25 Jan, 2022

Increasing scarcity of water for greenhouse horticulture: what are the alternatives?

In all parts of the world, the availability of good irrigation water for horticulture is becoming a bigger problem. Internationally, an important factor is climate change; nationally – as in the Netherlands – another issue is the fall in groundwater levels. Research studies to find alternative sources of sustainable irrigation water are already taking place at the sector level in the Netherlands. Growers with questions can turn to Van der Ende Groep for solutions.

In the still quite recent past, growers in the Netherlands could rely on rainfall. After treatment, rainwater could be used as an excellent primary source of irrigation water. However, since the beginning of the century we have clearly seen a change in rainfall patterns. Periods of drought – defined as at least 20 consecutive days without measurable precipitation – are occurring more often in this country. In fact, 2018 and 2020 went into the books as the driest years since records began.

Availability under threat

This year started with minimal rainfall, combined with high temperatures; and we can all remember 2018: the KNMI (Royal Netherlands Meteorological Institute) recorded a record drought that year, from July until the autumn. At other times, the rain still comes down in the proverbial buckets. As a result, the quantity over a year might be similar, but at certain times of year the availability of intake water is under threat.

Alternative water sources for greenhouse horticulture

Growers are therefore seeking a solution in high recovery rates, and are also looking for alternative water sources. These exist, but they always have advantages and disadvantages. A frequently used alternative is borehole water. There are also water companies that raise the quality of surface water to a higher level, while in other regions the river water and other surface water are ‘clean’ enough to serve as intake water. And water for greenhouse horticulture is also increasingly sourced from the manufacturing industry or even power stations.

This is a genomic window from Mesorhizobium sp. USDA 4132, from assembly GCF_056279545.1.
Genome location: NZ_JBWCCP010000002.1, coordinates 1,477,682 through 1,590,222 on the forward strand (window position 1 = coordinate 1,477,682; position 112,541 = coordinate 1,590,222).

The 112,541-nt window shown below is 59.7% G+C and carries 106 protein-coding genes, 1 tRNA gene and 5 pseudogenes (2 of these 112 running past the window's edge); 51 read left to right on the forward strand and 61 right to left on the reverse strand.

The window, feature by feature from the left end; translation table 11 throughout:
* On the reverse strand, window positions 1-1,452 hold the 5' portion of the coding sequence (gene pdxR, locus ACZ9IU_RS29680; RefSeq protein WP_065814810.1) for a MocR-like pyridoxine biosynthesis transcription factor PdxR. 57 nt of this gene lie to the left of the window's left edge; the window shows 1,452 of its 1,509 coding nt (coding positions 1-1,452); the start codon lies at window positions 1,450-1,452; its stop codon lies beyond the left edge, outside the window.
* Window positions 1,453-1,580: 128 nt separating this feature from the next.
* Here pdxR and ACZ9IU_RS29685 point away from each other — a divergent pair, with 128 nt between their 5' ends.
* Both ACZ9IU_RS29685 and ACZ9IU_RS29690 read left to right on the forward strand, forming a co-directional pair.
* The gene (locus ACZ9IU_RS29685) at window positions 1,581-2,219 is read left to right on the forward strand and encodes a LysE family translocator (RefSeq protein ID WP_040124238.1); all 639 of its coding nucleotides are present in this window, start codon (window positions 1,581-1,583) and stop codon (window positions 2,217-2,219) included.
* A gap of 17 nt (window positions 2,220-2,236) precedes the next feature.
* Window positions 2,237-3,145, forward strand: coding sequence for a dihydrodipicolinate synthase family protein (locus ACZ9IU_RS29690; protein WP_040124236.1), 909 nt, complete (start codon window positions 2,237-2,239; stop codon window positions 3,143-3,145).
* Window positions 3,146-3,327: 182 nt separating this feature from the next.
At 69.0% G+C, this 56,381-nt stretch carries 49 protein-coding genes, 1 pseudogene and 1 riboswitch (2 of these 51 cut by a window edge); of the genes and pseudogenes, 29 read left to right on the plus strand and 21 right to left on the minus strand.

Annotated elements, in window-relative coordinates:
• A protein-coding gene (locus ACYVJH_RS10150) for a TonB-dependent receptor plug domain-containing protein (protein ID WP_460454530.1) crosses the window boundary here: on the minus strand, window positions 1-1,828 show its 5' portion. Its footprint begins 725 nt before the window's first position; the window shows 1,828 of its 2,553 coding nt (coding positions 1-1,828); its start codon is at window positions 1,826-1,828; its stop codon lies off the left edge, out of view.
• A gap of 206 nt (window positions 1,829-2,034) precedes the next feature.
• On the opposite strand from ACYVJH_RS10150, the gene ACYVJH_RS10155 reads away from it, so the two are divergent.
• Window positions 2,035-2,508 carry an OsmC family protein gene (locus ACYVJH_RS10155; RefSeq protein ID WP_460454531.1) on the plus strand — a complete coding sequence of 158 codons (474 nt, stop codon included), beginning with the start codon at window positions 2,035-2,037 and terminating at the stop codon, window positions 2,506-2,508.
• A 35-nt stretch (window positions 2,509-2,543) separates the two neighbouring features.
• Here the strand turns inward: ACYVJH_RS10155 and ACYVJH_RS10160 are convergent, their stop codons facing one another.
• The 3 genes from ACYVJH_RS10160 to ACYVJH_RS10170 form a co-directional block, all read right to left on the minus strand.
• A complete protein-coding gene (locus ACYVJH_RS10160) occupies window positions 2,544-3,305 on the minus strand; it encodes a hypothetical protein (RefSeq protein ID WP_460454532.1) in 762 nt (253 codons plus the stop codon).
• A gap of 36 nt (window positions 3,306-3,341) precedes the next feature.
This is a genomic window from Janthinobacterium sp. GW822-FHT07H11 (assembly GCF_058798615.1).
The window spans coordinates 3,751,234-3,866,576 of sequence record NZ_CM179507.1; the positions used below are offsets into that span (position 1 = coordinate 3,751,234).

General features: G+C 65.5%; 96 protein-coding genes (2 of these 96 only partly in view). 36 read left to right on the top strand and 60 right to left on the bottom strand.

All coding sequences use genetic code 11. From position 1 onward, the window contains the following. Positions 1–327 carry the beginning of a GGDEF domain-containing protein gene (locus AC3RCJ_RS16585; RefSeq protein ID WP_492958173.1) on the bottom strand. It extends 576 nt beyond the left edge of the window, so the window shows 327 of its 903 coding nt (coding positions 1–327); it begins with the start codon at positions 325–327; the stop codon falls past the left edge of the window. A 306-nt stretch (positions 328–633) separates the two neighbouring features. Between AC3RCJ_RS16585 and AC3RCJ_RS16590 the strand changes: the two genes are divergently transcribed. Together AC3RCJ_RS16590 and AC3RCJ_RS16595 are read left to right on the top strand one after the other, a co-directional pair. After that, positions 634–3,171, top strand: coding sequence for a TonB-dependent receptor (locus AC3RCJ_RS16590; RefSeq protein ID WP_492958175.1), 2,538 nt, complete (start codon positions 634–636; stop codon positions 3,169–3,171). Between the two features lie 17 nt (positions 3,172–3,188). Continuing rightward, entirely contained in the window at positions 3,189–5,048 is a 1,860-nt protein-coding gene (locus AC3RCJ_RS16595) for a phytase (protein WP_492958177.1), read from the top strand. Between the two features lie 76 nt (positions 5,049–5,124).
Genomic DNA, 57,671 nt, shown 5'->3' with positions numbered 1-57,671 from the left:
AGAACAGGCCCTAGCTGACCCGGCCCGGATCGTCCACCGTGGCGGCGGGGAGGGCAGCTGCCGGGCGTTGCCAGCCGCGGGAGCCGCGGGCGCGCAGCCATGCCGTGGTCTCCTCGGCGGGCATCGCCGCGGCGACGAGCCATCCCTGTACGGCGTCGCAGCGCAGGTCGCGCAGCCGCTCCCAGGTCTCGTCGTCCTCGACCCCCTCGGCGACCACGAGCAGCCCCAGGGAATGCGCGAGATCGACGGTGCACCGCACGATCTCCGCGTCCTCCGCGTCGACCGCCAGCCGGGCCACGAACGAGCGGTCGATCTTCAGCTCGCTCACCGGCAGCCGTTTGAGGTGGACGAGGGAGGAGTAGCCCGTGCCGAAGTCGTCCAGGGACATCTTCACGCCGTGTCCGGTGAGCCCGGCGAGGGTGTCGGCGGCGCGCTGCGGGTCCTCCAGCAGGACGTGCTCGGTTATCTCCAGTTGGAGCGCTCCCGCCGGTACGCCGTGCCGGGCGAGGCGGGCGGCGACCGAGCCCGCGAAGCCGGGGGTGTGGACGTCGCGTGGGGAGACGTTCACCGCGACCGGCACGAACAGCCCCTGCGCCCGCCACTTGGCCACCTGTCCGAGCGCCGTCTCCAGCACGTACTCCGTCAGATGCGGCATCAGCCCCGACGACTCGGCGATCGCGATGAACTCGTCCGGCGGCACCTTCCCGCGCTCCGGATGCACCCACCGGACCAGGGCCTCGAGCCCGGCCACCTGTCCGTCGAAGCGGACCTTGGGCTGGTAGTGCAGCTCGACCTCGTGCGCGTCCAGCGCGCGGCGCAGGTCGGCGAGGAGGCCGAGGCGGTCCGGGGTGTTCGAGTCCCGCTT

Water treatment with highly efficient reverse osmosis

These are all alternative sources, but none of them provide water that can be used immediately for irrigating crops. They need at least to be treated with reverse osmosis, for which Van der Ende Groep has developed the Nexus High Performance RO (HPRO). This makes it possible to remove ballast substances, such as salts, from the water, ready for ‘flavouring’ as required. Nearly all the unwanted elements have then been removed. An important advantage is that the system is extremely efficient, a plus point that becomes even more beneficial at times of high energy costs. With a recovery rate of up to 95 percent, the Nexus HPRO scores the maximum in terms of price-performance ratio per cubic metre.


While reverse osmosis is used for creating good irrigation water, the Kathari ultrafiltration system developed by Van der Ende Groep allows efficient recirculation of the water: efficient in the high removal rate for viruses, bacteria and fungi, and efficient in the area of costs, thanks to low operating and investment costs. And to avoid wasting any water due to excessive sodium content, growers can also use a sodium extractor. By employing a range of different water strategies, the continuity of the irrigation water supply is assured.

Choose continuity

If you too would like to safeguard the future of your water supply, simply contact us for the best solution for your situation.

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